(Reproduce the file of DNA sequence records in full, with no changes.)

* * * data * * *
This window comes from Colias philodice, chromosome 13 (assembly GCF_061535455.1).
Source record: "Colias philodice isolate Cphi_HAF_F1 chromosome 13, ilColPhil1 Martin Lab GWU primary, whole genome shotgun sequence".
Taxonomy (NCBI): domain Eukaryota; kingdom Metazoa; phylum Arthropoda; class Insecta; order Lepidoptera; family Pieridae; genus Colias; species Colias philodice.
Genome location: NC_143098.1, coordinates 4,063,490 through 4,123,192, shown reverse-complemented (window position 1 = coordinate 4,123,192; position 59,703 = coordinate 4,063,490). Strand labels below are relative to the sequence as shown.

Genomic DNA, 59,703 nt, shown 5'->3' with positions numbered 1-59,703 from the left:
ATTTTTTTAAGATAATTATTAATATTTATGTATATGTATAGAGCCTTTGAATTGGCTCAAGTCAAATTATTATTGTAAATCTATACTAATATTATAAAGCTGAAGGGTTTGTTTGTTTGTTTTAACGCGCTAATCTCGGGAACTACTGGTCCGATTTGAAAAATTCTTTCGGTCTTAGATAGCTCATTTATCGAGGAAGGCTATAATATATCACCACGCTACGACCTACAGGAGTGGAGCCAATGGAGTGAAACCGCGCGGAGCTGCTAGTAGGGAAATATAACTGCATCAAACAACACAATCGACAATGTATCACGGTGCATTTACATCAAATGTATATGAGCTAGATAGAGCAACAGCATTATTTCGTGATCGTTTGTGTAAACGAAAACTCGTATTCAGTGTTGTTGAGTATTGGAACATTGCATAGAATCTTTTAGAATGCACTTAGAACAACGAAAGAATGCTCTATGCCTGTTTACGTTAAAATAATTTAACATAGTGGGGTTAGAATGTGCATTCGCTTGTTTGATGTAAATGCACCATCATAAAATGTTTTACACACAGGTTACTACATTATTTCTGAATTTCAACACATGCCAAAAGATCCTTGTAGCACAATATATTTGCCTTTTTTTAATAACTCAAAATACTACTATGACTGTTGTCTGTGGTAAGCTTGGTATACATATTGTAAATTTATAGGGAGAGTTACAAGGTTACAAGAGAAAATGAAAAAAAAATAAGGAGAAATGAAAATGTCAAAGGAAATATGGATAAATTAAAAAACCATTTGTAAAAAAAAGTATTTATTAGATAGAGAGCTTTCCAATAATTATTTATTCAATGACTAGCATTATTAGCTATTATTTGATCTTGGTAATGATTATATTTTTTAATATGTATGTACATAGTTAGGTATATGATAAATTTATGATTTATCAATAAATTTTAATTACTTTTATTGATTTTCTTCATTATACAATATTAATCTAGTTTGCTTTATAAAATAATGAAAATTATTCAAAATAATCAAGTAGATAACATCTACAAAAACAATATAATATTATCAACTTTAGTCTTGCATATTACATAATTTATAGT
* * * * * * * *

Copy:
This window comes from Colias philodice, chromosome 13 (assembly GCF_061535455.1).
Source record: "Colias philodice isolate Cphi_HAF_F1 chromosome 13, ilColPhil1 Martin Lab GWU primary, whole genome shotgun sequence".
Taxonomy (NCBI): domain Eukaryota; kingdom Metazoa; phylum Arthropoda; class Insecta; order Lepidoptera; family Pieridae; genus Colias; species Colias philodice.
Genome location: NC_143098.1, coordinates 4,063,490 through 4,123,192, shown reverse-complemented (window position 1 = coordinate 4,123,192; position 59,703 = coordinate 4,063,490). Strand labels below are relative to the sequence as shown.

Genomic DNA, 59,703 nt, shown 5'->3' with positions numbered 1-59,703 from the left:
ATTTTTTTAAGATAATTATTAATATTTATGTATATGTATAGAGCCTTTGAATTGGCTCAAGTCAAATTATTATTGTAAATCTATACTAATATTATAAAGCTGAAGGGTTTGTTTGTTTGTTTTAACGCGCTAATCTCGGGAACTACTGGTCCGATTTGAAAAATTCTTTCGGTCTTAGATAGCTCATTTATCGAGGAAGGCTATAATATATCACCACGCTACGACCTACAGGAGTGGAGCCAATGGAGTGAAACCGCGCGGAGCTGCTAGTAGGGAAATATAACTGCATCAAACAACACAATCGACAATGTATCACGGTGCATTTACATCAAATGTATATGAGCTAGATAGAGCAACAGCATTATTTCGTGATCGTTTGTGTAAACGAAAACTCGTATTCAGTGTTGTTGAGTATTGGAACATTGCATAGAATCTTTTAGAATGCACTTAGAACAACGAAAGAATGCTCTATGCCTGTTTACGTTAAAATAATTTAACATAGTGGGGTTAGAATGTGCATTCGCTTGTTTGATGTAAATGCACCATCATAAAATGTTTTACACACAGGTTACTACATTATTTCTGAATTTCAACACATGCCAAAAGATCCTTGTAGCACAATATATTTGCCTTTTTTTAATAACTCAAAATACTACTATGACTGTTGTCTGTGGTAAGCTTGGTATACATATTGTAAATTTATAGGGAGAGTTACAAGGTTACAAGAGAAAATGAAAAAAAAATAAGGAGAAATGAAAATGTCAAAGGAAATATGGATAAATTAAAAAACCATTTGTAAAAAAAAGTATTTATTAGATAGAGAGCTTTCCAATAATTATTTATTCAATGACTAGCATTATTAGCTATTATTTGATCTTGGTAATGATTATATTTTTTAATATGTATGTACATAGTTAGGTATATGATAAATTTATGATTTATCAATAAATTTTAATTACTTTTATTGATTTTCTTCATTATACAATATTAATCTAGTTTGCTTTATAAAATAATGAAAATTATTCAAAATAATCAAGTAGATAACATCTACAAAAACAATATAATATTATCAACTTTAGTCTTGCATATTACATAATTTATAGT